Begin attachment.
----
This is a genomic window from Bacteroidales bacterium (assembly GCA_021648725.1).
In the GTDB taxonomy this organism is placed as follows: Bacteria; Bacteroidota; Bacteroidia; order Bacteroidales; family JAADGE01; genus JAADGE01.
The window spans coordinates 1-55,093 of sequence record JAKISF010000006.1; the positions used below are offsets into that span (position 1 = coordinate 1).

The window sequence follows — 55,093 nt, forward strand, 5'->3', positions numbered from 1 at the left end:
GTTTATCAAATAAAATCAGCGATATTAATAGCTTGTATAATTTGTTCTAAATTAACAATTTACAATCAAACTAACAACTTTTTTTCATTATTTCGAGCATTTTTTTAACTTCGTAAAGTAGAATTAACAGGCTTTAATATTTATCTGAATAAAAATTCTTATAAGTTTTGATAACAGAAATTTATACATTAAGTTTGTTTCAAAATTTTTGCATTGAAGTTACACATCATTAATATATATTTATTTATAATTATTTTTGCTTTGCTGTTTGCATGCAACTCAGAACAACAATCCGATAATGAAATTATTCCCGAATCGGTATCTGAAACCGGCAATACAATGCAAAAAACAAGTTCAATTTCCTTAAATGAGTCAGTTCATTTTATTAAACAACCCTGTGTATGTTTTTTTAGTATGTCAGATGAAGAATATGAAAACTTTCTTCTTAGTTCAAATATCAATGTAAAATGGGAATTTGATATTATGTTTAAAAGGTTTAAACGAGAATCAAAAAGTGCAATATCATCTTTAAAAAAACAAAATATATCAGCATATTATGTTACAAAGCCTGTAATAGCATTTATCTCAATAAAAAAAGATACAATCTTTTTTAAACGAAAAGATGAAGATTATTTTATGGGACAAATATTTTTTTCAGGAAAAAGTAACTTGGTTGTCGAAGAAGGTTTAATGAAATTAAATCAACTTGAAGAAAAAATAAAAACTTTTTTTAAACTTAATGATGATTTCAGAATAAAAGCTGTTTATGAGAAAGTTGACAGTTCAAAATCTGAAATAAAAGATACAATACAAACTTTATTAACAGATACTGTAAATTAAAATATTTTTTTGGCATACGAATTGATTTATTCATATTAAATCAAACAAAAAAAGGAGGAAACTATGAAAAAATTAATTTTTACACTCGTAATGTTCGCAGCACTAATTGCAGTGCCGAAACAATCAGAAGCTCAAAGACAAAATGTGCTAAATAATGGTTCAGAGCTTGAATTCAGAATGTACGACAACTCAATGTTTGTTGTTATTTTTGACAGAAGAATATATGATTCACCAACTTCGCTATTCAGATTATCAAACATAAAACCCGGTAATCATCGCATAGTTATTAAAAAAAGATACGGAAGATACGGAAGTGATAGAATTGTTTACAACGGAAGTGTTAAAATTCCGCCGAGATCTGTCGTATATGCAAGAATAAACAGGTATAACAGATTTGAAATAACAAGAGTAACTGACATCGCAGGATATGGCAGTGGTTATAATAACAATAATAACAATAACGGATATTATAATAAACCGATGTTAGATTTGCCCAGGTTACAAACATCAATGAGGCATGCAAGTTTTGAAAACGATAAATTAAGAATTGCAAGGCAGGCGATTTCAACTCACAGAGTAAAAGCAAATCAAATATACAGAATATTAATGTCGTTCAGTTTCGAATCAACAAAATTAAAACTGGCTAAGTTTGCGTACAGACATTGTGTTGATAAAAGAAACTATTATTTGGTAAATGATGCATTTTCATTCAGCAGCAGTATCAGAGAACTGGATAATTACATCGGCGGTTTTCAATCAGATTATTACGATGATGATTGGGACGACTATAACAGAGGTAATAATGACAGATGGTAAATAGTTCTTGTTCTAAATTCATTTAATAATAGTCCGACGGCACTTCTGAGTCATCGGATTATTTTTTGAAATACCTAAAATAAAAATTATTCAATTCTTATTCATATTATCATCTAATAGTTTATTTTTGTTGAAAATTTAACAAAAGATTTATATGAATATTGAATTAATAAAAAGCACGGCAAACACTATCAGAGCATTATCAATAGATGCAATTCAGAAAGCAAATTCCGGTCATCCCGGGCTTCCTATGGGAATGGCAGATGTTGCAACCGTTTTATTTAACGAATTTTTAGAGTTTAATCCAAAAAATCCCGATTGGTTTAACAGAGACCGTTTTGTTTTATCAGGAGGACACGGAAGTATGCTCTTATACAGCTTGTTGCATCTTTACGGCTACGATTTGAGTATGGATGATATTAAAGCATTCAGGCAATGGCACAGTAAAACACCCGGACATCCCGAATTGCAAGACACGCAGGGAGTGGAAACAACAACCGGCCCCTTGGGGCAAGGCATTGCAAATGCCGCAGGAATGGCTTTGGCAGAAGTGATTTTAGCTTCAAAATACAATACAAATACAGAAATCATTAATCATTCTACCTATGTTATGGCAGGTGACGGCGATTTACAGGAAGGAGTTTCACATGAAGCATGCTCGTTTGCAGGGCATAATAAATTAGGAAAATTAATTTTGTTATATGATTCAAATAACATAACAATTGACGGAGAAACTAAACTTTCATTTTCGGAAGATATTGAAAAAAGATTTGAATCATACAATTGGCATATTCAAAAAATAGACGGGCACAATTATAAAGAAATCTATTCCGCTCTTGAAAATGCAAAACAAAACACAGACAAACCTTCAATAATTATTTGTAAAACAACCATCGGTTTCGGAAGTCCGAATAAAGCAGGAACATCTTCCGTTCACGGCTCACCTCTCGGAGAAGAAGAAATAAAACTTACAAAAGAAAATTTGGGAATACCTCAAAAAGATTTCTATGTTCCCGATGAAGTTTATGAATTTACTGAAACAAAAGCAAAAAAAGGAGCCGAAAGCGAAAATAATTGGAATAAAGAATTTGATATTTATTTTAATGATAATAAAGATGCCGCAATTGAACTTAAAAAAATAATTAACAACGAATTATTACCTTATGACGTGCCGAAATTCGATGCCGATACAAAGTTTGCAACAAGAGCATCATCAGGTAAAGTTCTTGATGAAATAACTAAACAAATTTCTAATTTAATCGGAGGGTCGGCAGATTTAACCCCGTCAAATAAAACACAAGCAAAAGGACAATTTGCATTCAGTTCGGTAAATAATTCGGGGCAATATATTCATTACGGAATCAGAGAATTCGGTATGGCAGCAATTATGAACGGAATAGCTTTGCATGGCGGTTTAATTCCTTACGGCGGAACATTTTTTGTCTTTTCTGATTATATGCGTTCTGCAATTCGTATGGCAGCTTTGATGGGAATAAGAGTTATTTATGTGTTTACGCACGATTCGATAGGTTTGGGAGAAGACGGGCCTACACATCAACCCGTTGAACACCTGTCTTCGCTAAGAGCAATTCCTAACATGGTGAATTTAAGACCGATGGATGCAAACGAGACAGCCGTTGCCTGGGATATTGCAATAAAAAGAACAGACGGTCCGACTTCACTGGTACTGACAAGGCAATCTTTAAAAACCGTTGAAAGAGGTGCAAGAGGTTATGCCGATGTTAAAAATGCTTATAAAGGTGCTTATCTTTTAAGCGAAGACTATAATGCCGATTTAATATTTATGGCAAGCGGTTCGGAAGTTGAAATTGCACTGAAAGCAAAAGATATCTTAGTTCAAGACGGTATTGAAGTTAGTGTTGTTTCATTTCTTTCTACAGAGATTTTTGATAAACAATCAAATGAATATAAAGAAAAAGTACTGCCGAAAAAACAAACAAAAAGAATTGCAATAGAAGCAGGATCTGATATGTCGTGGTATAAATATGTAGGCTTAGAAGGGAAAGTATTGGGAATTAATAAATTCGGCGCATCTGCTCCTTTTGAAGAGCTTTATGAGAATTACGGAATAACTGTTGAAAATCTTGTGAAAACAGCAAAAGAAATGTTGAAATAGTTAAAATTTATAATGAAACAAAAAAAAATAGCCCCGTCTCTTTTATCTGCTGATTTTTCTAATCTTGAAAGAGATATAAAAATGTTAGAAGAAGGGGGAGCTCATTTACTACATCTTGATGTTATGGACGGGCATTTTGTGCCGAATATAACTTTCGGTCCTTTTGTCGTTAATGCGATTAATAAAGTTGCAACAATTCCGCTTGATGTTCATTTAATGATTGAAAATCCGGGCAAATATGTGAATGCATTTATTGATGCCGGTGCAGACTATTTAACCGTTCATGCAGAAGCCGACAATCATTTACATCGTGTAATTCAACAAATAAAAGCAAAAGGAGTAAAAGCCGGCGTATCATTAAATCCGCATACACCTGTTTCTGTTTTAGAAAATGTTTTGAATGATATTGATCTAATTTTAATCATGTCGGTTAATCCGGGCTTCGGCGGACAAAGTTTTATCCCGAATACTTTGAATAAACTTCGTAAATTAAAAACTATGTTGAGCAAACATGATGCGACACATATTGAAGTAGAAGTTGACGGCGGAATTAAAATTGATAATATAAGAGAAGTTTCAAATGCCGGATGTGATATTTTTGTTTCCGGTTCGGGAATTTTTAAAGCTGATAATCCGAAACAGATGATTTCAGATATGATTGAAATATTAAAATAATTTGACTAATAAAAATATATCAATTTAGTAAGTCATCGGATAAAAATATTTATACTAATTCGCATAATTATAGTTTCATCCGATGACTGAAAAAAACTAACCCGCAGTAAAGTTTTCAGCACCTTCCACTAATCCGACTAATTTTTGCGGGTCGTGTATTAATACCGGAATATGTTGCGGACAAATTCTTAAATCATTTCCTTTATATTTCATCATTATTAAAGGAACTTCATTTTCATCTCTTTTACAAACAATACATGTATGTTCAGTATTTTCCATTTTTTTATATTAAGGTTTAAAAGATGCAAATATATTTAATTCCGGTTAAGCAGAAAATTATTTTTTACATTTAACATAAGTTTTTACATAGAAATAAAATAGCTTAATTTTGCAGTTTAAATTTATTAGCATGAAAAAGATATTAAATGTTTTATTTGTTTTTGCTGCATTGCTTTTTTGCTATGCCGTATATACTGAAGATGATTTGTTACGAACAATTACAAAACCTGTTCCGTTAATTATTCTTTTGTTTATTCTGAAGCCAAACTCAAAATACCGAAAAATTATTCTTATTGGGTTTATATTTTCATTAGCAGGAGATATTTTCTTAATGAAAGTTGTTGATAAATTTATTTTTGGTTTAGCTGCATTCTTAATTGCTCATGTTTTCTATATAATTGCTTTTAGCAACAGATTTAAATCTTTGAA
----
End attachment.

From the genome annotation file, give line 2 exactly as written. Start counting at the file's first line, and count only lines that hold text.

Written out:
In the GTDB taxonomy this organism is placed as follows: Bacteria; Bacteroidota; Bacteroidia; order Bacteroidales; family JAADGE01; genus JAADGE01.